Wednesday, December 10, 2008

Philippe Daigle- Secret of a moist turkey

In my family I have taken full responsibility for the Christmas Turkey. I grew up in a home where the process of preparing the turkey was as important as the turkey itself. To me that is the essence of the holiday season and I wanted to pass that on to my kids. After many years of experimentation I have concluded the best way to get flavourful poultry, regardless of how it is prepared, is to start with a brine. Brining adds moisture and flavour to poultry and helps to keep it from drying out. A turkey can be a serious investment in time so you want to make sure it is perfect, especially if you're entertaining. Whether you grill, smoke, fry, or roast your turkey, you should use a brined bird.

Supplies: To properly brine a turkey you need to start the night before you plan to cook. You will need at least 10 to 12 hours (plan on 1 hour per pound of turkey), a container large enough to hold your turkey and enough brine to cover it. You'll also need salt, water, sugar, seasonings, and enough room to refrigerate it.. A large stainless steel stock pot or even a 5 gallon clean plastic bucket would make excellent containers. Whatever container you choose the turkey needs to have enough room to be turned so it should be big. Both Reynolds (Oven Roasting Bag for Turkeys) and Ziploc (XL Storage Bag) make very large food safe sealable bags that are great for brining.

Turkey: Now let's get to the turkey, I prefer a fresh not frozen, free-range is even better. The turkey should be cleaned out, completely thawed if you must use frozen, and should not be a self-basting or Kosher turkey. Self-basting and Kosher turkeys have a salty stock added that will make your brined turkey too salty. A fresh turkey works best, but a completely thawed, previously frozen turkey will work just as well.

Brine Ingredients: To make the brine, mix 1 cup kosher salt in 1 gallon of water. You will need more than 1 gallon of water but that’s the ratio to aim for. One way of telling if you have enough salt in your brine is that a raw egg will float in it. Make sure that the salt is completely dissolved before adding the seasonings you like, making sure not to add anything that contains salt. Brines can be spicy hot with peppers and cayenne, savoury with herbs and garlic, or sweet with molasses, honey and brown sugar. Whatever your tastes are, you can find a large number of brine recipes on the web.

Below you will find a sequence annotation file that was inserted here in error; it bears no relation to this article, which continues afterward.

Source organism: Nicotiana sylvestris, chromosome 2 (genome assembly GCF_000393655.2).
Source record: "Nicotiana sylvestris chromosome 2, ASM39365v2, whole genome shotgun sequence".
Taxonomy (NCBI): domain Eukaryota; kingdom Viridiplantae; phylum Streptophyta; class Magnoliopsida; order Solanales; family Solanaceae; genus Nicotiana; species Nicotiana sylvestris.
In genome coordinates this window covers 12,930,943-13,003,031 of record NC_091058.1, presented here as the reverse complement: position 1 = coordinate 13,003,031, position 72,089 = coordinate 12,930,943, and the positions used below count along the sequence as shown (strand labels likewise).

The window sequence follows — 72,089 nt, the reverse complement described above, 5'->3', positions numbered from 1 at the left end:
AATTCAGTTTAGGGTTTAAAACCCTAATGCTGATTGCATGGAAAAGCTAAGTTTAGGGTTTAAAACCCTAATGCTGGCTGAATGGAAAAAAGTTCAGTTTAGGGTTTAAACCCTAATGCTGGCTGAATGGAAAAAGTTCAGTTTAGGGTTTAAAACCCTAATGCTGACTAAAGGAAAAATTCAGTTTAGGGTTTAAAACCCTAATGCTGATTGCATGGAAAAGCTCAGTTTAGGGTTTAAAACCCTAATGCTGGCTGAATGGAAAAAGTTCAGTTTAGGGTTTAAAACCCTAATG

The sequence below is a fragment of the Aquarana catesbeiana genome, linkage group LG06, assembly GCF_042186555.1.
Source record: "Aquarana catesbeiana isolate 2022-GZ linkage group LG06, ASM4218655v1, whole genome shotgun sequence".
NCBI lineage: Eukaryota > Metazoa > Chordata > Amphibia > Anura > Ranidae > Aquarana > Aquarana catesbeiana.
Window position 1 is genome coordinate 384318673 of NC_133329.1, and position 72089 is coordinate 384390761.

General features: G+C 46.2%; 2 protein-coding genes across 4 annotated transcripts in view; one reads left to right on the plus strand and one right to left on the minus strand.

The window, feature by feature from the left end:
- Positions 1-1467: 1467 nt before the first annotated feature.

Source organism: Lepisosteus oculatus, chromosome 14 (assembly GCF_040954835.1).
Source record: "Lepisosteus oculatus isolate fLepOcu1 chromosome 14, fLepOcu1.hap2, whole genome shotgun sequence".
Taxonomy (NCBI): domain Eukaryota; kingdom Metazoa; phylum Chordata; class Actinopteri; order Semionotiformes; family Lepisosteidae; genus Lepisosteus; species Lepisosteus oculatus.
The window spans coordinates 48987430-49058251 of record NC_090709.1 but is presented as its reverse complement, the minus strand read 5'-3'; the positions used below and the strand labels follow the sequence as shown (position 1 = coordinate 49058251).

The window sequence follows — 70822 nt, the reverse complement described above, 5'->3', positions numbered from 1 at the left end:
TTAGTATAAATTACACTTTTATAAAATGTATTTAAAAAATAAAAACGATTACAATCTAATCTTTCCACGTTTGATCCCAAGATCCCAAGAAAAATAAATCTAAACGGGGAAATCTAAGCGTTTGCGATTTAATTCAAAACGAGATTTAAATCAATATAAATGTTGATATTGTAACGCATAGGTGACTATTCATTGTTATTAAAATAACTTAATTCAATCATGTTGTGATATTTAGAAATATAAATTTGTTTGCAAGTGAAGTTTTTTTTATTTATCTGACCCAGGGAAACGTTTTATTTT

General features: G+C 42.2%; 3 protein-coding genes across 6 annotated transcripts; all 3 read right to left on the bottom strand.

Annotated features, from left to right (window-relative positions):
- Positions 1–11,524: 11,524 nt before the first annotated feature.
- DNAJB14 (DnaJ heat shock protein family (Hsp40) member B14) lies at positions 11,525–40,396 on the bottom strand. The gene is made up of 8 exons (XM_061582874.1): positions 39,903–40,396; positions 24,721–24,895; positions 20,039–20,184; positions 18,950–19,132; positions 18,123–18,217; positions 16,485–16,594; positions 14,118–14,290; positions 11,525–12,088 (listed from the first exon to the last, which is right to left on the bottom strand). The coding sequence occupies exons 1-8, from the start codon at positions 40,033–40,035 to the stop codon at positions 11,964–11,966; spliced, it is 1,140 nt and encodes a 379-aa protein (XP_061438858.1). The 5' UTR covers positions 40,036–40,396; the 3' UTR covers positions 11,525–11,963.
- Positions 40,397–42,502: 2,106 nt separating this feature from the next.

Sweetening the Brine: Sugar is optional to any brine; however it works to counteract the flavour of the salt. While you may choose a brine without sugar, I do recommend that you add sugar (any kind of "sweet" will do) to maintain the flavour of the turkey. Add up to 1 cup of sugar per gallon of brine. Like the salt you need to make sure that the sugar is completely dissolved.

Set-up: Place the turkey in a container and pour in enough brine to completely cover the turkey with an inch or two to spare. You do not want any part of the turkey above the surface of the brine. Now you put the whole thing in the refrigerator. If you are like me, making enough room in the fridge is the hardest part of this project. The turkey should sit in the brine for about 1 hour per pound of turkey. Brining too long is much worse than not brining enough so watch the time.

Keep it Cool: Don't have room in the refrigerator? Try a cooler. A cooler big enough to hold your turkey makes a good container for your turkey and brine. The cooler will help keep it cool and allow you to brine your turkey without taking up precious refrigerator space. If the weather is cool, but not freezing you can put the whole thing outside until you need the turkey. I personally find that Christmas is usually cold enough to leave the turkey in the garage in a cooler. If the weather is warm fill a zip top bag with ice. Place this in the cooler with the turkey and brine and it will hold down the temperature during the brining process.

Rinsing: When you are ready to start cooking your turkey, remove it from the brine and rinse it off thoroughly in the sink with cold water until all traces of salt are off the surface inside and out. Safely discard the brine and cook your turkey as normal. I must stress that most people overcook their turkey; I consider mine ready when the internal temperature reaches 170 C ° and I let it rest for at least 30 minutes before carving. If you cut into it too soon, you will lose most of the moisture you worked so hard to increase. If you follow these step, you will notice the second you start to carve your turkey that the brining has helped it retain moisture. The first bite will sell you on brining turkeys forever, and after you've tried this you will want to brine all your poultry.

From my family to yours,
Merry Christmas,
Philippe Daigle

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